Face: Terry opts for simple one-piece wraparound cycling glasses with un-tinted extra large lenses to divert cold air away from his eyes and prevent them streaming. The one-piece construction reduces the chances of breakage during the rough and tumble of the daily routine. Cold air can be very dry, particularly in the winter, so don’t be afraid to use face cream. A smear of Vaseline around your nostrils can also prevent sensitive skin from cracking and bleeding; a must if you want to avoid walking into the office looking like a disheveled Arctic explorer.

Hands: Make sure your hands are warm before you head off by pre-heating your gloves on a radiator overnight. You can do the same with your socks and headwear too. Again, double up with thin cotton or silk under gloves and then thicker gloves on top. Don’t go too thick, as this can affect your ability to control your bike. A useful option is flexible ski gloves with rubber grip pads, which are designed for holding ski poles but do a good job of keeping you warm in plummeting temperatures.

Head: Above all other body parts, the head loses the most heat. A hat that covers your ears but still allows you to hear is therefore an essential piece of Terry’s kit. He opts for a thin beanie with a fleecy lining, which is ideal for trapping warm air against the skull. A good hat needs to fit low over your eyebrows and closely follow the contours of your head. It can’t be too bulky, as this will affect the fit of your helmet. If it’s really cold, a balaclava can keep your head and neck extra warm, but you have to be sure it doesn’t obscure your field of vision.

Fueling: Whether it’s a long commute or a quick few miles, try to set out with a warm, decent breakfast inside you, such as porridge. Terry opts for a large mug of hot tea to warm up both hands and body prior to leaving the house. Having been caught short with inevitable mechanicals and punctures on the roadside for periods of time, he recommends always carrying some emergency food in your bag too, such as soft sweets. On the subject of being caught short, Terry also recommends never being without the essential mobile phone and British Cycling membership card, which carries your emergency contact information.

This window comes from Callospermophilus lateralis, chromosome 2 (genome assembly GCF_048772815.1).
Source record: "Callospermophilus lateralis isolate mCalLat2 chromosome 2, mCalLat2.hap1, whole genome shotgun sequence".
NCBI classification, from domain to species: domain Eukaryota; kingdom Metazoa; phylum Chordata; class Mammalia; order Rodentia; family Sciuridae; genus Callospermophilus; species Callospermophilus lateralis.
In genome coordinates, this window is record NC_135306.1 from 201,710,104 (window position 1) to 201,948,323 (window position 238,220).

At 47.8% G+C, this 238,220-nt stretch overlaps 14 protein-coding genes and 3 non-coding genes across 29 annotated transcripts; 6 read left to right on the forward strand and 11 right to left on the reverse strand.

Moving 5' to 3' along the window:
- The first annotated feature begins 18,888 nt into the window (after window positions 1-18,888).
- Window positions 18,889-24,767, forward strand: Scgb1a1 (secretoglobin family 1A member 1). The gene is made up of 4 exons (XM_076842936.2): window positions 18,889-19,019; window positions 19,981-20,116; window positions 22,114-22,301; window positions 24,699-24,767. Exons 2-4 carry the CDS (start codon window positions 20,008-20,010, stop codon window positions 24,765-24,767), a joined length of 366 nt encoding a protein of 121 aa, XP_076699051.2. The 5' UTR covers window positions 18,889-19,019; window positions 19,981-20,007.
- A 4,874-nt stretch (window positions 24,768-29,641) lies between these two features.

Pacing: If you’re going straight from a warm house into the cold, remember, it can be a bit of a shock to your lungs, so ease into the ride slowly and wait until you’ve warmed up before you start pushing the pace. Adjust your pace and clothing to the conditions and try to avoid excessive sweating, which can chill you if you have to stop or have a long descent. Remember also that commuting often happens on busy roads, so it is important to be mindful of other road users and adjust your pace and judge your actions accordingly.

Enjoy it: Adapt to the conditions and be flexible. Accept the fact that, wearing more clothing, with thicker softer tyres and in adverse conditions, you’re going to ride slower. It’ll be making you a stronger rider though and, come spring, you know you’ll be faster. There’s nothing better than getting into work on a foul day and finding that yours is the only bike in the shed, it’s a great feeling!